Emory Report
September 2, 2008
Volume 61, Number 2



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2, 2008
From Beowulf to Obama, freshmen enjoy epic launch

By carol clark

Convocation took the class of 2012 on a whirlwind trip through time, entertaining the freshmen with an ancient “fire-wrapped” dragon, a 1930s swing band and glimpses of what lies ahead as they embark on their collective journey into the realm of higher education.

“Dragons go by many names on Earth – but they are always the same dragon,” said James Morey, associate professor of English, as he launched into a reading from the epic poem of “Beowulf.” The strange but powerful sounds of Old English rang through Glenn Memorial as the freshman followed the modern English text of the age-old tale of a hostile dragon, buried treasure and a man who dares to plunder it.

James Curran, dean of the Rollins School of Public Health, delivered the address, titled “Our Future.” He contrasted the students with the stage party of faculty and administrators: “We’re really old. You on the other hand are really young. I mean, after all, some of you were born after 1989. We on the stage think Barack Obama is young, but by 1989, he was already editor of the Harvard Law Review and speculating among friends that he might someday run for office.”

Curran encouraged the students to start learning their own leadership styles. “Don’t be afraid to think of yourself as a future leader, like Barack Obama,” he said.

He described the twists and turns his own career took, from a dream of becoming a surgeon to a residency in obstetrics, and the discovery that he loved public health. Curran was working at the Centers for Disease Control and Prevention when “some men started getting a funny disease that is now called AIDS — a very terrible disease that is now the fourth leading cause of death in the world. I was detailed to work on that for a short three months, but I have been working on it ever since, for 27 years.”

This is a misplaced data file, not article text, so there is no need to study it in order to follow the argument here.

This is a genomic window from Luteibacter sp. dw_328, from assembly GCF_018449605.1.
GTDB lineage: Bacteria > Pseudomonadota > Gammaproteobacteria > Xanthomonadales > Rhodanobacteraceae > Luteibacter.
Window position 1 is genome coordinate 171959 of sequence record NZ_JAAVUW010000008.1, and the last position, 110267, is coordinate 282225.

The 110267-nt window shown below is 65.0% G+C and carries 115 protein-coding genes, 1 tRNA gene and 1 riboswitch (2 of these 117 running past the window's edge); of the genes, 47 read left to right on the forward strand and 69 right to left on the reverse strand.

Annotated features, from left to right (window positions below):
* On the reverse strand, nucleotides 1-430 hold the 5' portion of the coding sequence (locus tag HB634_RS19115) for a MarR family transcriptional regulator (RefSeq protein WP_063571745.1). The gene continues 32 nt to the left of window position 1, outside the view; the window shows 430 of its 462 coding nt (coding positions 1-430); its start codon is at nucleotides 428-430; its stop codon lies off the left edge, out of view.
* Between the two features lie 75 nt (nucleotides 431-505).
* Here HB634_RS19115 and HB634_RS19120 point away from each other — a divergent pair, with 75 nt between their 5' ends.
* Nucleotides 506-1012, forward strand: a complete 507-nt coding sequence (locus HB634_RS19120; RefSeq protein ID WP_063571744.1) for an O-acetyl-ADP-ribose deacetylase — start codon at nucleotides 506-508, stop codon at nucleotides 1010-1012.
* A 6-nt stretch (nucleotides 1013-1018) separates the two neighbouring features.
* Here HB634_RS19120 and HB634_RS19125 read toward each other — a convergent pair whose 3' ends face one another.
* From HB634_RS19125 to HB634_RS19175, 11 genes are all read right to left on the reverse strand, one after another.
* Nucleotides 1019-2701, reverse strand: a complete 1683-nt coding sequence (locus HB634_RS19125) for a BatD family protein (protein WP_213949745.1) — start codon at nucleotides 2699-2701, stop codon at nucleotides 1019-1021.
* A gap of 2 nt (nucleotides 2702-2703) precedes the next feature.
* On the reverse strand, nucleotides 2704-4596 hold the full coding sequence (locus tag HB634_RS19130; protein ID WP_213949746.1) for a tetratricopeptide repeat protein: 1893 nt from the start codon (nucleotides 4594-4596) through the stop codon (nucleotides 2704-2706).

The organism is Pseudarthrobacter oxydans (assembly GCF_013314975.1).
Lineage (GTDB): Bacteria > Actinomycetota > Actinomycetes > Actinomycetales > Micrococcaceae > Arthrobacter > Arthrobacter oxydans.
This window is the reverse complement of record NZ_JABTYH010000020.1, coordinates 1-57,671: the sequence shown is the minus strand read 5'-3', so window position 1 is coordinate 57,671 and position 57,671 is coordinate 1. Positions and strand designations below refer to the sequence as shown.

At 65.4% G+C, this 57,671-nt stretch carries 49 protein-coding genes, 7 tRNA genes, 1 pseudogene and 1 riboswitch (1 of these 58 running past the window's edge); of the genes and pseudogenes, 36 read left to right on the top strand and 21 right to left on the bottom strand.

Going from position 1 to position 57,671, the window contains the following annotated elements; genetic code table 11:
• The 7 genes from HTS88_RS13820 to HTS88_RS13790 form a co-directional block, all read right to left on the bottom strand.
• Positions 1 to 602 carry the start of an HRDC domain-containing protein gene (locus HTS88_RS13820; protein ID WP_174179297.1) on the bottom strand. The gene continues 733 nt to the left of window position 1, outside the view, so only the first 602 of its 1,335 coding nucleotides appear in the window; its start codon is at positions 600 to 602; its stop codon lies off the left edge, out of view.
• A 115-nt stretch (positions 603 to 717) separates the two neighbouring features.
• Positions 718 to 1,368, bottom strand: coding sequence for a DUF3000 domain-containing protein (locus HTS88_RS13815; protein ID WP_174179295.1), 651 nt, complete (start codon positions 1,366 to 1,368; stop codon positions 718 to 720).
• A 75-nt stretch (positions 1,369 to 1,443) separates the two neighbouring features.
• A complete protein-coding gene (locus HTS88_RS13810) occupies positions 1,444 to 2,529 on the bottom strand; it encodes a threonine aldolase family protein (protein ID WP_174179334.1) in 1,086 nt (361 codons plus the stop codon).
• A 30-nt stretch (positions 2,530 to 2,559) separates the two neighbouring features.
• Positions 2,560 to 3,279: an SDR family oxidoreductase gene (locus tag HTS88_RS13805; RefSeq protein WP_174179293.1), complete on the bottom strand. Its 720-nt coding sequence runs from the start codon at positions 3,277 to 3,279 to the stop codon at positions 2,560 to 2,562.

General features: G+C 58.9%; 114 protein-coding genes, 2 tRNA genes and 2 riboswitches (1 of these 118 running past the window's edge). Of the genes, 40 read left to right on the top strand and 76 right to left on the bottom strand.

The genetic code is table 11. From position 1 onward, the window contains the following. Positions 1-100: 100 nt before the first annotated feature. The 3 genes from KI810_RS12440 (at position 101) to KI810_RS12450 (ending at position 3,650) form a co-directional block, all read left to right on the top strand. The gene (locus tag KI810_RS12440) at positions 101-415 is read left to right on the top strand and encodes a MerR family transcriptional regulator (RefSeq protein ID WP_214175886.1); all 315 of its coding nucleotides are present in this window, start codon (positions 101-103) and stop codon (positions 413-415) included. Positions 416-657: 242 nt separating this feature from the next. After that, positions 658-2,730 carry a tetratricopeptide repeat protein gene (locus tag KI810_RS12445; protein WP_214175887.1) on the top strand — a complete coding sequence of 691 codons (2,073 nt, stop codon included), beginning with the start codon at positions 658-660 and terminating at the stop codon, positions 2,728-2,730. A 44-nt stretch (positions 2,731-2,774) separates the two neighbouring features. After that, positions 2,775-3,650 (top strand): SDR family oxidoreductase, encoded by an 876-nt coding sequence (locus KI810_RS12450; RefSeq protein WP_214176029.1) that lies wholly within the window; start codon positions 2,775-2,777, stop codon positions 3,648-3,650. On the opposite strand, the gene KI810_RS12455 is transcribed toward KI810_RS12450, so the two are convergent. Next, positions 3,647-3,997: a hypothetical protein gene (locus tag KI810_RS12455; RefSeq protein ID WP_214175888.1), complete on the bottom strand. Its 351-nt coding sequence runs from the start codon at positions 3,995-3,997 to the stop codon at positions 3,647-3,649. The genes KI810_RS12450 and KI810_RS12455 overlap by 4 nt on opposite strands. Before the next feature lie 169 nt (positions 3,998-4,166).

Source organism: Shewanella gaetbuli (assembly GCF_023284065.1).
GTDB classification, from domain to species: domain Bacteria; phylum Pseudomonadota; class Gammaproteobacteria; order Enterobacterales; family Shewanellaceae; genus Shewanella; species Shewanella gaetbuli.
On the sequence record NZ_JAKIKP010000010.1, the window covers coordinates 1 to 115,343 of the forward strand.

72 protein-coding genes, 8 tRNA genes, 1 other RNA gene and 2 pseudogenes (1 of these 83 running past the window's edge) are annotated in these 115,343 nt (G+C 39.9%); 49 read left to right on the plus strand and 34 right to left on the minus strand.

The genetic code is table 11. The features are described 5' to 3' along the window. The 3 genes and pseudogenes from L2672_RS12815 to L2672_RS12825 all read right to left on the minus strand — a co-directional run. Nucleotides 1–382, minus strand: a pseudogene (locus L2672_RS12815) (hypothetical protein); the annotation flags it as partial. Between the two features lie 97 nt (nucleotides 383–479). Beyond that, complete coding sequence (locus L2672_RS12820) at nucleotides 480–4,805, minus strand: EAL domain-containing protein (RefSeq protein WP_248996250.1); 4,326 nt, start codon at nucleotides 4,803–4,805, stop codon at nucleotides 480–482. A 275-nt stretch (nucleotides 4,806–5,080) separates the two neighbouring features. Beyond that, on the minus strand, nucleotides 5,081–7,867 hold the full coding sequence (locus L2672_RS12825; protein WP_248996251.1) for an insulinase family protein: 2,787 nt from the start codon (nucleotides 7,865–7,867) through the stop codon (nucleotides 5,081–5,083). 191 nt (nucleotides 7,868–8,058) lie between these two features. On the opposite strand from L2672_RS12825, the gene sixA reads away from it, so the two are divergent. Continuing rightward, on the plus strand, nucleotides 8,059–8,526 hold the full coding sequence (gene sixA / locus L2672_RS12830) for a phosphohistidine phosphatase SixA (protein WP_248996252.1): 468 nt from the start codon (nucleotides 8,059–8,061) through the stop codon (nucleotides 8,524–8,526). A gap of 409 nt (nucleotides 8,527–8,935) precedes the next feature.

Curran offered the following advice: “Set some goals and take yourself seriously — but not too seriously. Get to know yourself and your strengths. I hope you will develop the self-confidence that you deserve, and true humility. These will serve you well. Enjoy your career at Emory, and enjoy your entire career as much as I have. And, finally, go into public health.”

Dwight Andrews, associate professor of music theory, then took the stage. “I’m going to test you and see how hip you really are,” he told the students. Backed up by a bass player and a jazz singer, Andrews got everyone clapping rhythms and singing the parts of instruments in a 1930s swing band, from “Bahhhh-dah!” for trombones to “Ba! Ba! Da!” for trumpets.

“Snap your fingers! Can you move your heads a little bit? Now give me a little bass,” Andrews encouraged the students and faculty, who showed they could jam and create beautiful music together. “Wow! That’s really cool, isn’t it?”